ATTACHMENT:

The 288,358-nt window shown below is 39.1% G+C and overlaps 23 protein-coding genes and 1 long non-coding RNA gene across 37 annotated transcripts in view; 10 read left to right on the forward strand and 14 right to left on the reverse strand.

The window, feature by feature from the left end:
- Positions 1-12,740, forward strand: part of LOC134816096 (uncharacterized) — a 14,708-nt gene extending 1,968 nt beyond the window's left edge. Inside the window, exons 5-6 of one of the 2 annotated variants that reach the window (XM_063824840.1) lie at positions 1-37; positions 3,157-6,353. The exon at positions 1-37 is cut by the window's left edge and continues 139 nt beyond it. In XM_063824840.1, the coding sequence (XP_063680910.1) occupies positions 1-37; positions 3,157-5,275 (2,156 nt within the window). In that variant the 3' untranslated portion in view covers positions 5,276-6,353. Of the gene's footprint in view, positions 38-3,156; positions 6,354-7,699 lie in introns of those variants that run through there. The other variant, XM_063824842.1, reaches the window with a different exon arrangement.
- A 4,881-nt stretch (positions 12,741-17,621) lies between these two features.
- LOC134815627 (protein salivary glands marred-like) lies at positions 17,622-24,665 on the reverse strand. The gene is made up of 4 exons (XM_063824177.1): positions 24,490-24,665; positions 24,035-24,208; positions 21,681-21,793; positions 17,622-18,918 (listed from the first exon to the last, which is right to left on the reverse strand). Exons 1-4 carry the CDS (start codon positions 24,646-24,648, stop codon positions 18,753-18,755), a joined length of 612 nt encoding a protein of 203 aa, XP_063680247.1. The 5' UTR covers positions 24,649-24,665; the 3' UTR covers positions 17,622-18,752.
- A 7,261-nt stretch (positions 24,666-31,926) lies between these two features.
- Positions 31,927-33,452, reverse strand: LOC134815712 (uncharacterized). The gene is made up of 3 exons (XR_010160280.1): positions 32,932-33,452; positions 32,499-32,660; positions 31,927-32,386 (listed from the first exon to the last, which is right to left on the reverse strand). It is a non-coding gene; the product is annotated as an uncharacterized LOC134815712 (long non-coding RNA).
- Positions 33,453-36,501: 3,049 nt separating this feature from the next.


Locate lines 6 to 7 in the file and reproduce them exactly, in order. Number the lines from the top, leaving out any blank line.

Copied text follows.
- A 7,261-nt stretch (positions 24,666-31,926) lies between these two features.
- Positions 31,927-33,452, reverse strand: LOC134815712 (uncharacterized). The gene is made up of 3 exons (XR_010160280.1): positions 32,932-33,452; positions 32,499-32,660; positions 31,927-32,386 (listed from the first exon to the last, which is right to left on the reverse strand). It is a non-coding gene; the product is annotated as an uncharacterized LOC134815712 (long non-coding RNA).